Craig Steiner, u.s.
Common Sense American Conservatism
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Some see political motives in all this foot-dragging. Obama may want to avoid being linked in any way to the policy failures of the Bush era. Harvard economist Ken Rogoff (a sometime adviser to John McCain during the campaign) says that by not "taking ownership" of the problem now, Obama can reappear dramatically as a savior on Jan. 20 like Franklin Roosevelt in 1933, thereby reclaiming the commanding heights of U.S. politics for the Democratic Party. "It's exactly the FDR model. The [market] may sink another 10 percent, but then they can win elections for another 10 years," Rogoff says. "It makes sense politically to hang Bush out to dry, but Obama has to hang the economy out to dry at the same time." Obama, in other words, may want to turn crisis into opportunity.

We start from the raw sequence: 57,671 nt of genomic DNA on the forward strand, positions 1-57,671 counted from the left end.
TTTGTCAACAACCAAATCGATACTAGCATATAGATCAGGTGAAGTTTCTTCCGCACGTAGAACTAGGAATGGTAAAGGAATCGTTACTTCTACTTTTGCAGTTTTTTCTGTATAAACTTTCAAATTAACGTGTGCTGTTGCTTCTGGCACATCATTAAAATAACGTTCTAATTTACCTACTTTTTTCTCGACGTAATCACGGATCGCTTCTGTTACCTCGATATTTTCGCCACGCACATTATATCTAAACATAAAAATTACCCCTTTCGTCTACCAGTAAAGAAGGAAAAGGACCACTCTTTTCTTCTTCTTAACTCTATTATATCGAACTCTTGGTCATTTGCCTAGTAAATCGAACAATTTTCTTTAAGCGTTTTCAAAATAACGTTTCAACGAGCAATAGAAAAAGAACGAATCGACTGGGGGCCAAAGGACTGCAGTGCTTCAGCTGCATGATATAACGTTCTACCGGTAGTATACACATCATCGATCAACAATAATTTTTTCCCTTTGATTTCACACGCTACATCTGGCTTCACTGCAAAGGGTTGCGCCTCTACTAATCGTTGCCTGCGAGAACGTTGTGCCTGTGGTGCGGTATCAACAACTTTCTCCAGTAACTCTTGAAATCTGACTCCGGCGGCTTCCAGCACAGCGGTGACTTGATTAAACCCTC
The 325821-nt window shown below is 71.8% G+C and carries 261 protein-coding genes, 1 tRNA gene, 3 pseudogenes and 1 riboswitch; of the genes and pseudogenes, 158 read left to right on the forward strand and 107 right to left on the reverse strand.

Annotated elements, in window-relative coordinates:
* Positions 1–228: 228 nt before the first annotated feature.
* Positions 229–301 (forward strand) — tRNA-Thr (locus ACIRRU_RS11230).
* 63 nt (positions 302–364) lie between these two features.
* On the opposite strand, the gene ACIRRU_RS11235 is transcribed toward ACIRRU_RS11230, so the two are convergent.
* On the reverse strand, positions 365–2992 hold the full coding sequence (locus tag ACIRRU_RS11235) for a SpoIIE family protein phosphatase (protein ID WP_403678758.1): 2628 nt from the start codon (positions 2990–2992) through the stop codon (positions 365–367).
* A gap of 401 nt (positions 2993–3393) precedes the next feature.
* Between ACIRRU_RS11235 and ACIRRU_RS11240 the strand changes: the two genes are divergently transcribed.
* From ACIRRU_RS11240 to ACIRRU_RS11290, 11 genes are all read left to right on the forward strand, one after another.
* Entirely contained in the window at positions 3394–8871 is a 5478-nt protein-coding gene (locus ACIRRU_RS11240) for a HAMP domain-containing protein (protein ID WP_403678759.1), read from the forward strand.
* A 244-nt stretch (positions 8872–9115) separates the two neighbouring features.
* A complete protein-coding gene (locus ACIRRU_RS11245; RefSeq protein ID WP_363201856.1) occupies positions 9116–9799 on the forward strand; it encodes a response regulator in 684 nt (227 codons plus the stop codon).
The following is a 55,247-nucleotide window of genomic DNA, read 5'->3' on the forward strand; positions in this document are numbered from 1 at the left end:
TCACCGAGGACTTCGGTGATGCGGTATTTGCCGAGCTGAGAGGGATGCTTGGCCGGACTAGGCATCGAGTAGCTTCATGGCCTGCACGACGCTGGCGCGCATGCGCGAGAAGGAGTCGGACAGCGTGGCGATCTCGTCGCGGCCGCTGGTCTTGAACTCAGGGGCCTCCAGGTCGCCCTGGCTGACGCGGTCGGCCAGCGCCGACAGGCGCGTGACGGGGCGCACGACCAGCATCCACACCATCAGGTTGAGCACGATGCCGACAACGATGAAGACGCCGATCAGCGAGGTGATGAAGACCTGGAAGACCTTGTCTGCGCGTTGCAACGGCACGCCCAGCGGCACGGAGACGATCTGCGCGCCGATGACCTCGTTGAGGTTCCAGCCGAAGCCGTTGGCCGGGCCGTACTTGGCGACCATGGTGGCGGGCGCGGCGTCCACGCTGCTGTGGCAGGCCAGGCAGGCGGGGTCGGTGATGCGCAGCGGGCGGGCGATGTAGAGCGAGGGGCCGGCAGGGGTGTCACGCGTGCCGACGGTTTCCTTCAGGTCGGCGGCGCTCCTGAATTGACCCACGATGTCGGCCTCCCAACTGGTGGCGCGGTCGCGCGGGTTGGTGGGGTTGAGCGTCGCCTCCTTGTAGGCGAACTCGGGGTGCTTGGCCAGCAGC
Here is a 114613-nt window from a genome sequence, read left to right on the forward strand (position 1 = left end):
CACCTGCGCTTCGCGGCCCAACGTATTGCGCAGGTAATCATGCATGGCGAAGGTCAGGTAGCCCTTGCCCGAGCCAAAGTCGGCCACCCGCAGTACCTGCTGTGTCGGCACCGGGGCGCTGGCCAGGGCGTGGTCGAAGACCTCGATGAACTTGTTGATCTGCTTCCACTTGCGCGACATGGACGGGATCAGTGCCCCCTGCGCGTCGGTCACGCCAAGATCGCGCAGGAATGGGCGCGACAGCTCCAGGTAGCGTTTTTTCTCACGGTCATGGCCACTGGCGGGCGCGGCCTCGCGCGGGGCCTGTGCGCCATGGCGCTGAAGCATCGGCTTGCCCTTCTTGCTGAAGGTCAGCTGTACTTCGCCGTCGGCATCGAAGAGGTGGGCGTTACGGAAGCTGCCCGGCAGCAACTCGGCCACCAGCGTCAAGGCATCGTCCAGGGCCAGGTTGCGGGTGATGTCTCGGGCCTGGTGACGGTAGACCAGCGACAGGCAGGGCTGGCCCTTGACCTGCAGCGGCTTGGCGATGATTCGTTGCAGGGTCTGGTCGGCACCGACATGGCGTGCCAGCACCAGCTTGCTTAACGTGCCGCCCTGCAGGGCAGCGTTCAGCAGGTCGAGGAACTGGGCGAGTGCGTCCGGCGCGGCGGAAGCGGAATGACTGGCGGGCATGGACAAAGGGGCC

The possibility that Obama actually wants the crisis to get worse before he takes office was reinforced by his Chief of Staff, Rahm Emanuel: http://online.wsj.com/article/SB122721278056345271.html
His plans for an activist government agenda are in many ways being given a boost by this crisis atmosphere and the nearly universal call for the government to do something fast to stimulate the economy.
Comments like these really give significant justification to question whether or not Obama really wants the economy to improve before he takes office. After all, if the crisis is subsiding then it can't be "used" as an opportunity "to do things that you could not do before."
In that context I hate to be cynical but I wonder if Obama's "rolling out" of his economic response on Saturday and then rolling out his economic team today is because the crisis was getting worse and he wants to reassure the market, or rather because he was actually starting to be criticized for his lack of leadership?
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